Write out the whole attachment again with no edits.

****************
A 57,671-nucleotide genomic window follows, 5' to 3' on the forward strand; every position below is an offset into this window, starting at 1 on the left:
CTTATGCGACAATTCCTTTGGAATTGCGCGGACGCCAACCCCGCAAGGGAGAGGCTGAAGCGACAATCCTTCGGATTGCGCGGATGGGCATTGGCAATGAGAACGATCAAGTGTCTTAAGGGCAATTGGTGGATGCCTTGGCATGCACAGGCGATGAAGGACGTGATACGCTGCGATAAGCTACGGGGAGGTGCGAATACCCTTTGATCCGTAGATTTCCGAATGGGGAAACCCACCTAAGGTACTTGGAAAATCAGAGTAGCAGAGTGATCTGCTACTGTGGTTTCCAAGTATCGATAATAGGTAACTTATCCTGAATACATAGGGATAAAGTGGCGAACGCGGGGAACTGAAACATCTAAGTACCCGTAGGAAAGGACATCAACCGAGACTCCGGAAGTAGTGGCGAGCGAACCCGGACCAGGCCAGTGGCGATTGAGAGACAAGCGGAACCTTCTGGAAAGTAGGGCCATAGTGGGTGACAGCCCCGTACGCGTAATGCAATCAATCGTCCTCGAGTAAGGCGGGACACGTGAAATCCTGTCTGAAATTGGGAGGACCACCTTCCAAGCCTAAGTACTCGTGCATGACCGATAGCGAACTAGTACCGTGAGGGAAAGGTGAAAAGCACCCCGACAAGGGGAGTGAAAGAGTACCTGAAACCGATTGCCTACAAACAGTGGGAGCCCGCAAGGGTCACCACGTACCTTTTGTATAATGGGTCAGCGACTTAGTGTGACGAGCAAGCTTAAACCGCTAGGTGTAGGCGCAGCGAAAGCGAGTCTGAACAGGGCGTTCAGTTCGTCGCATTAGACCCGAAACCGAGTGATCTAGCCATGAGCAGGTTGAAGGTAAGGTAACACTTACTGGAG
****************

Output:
A 57,671-nucleotide genomic window follows, 5' to 3' on the forward strand; every position below is an offset into this window, starting at 1 on the left:
CTTATGCGACAATTCCTTTGGAATTGCGCGGACGCCAACCCCGCAAGGGAGAGGCTGAAGCGACAATCCTTCGGATTGCGCGGATGGGCATTGGCAATGAGAACGATCAAGTGTCTTAAGGGCAATTGGTGGATGCCTTGGCATGCACAGGCGATGAAGGACGTGATACGCTGCGATAAGCTACGGGGAGGTGCGAATACCCTTTGATCCGTAGATTTCCGAATGGGGAAACCCACCTAAGGTACTTGGAAAATCAGAGTAGCAGAGTGATCTGCTACTGTGGTTTCCAAGTATCGATAATAGGTAACTTATCCTGAATACATAGGGATAAAGTGGCGAACGCGGGGAACTGAAACATCTAAGTACCCGTAGGAAAGGACATCAACCGAGACTCCGGAAGTAGTGGCGAGCGAACCCGGACCAGGCCAGTGGCGATTGAGAGACAAGCGGAACCTTCTGGAAAGTAGGGCCATAGTGGGTGACAGCCCCGTACGCGTAATGCAATCAATCGTCCTCGAGTAAGGCGGGACACGTGAAATCCTGTCTGAAATTGGGAGGACCACCTTCCAAGCCTAAGTACTCGTGCATGACCGATAGCGAACTAGTACCGTGAGGGAAAGGTGAAAAGCACCCCGACAAGGGGAGTGAAAGAGTACCTGAAACCGATTGCCTACAAACAGTGGGAGCCCGCAAGGGTCACCACGTACCTTTTGTATAATGGGTCAGCGACTTAGTGTGACGAGCAAGCTTAAACCGCTAGGTGTAGGCGCAGCGAAAGCGAGTCTGAACAGGGCGTTCAGTTCGTCGCATTAGACCCGAAACCGAGTGATCTAGCCATGAGCAGGTTGAAGGTAAGGTAACACTTACTGGAG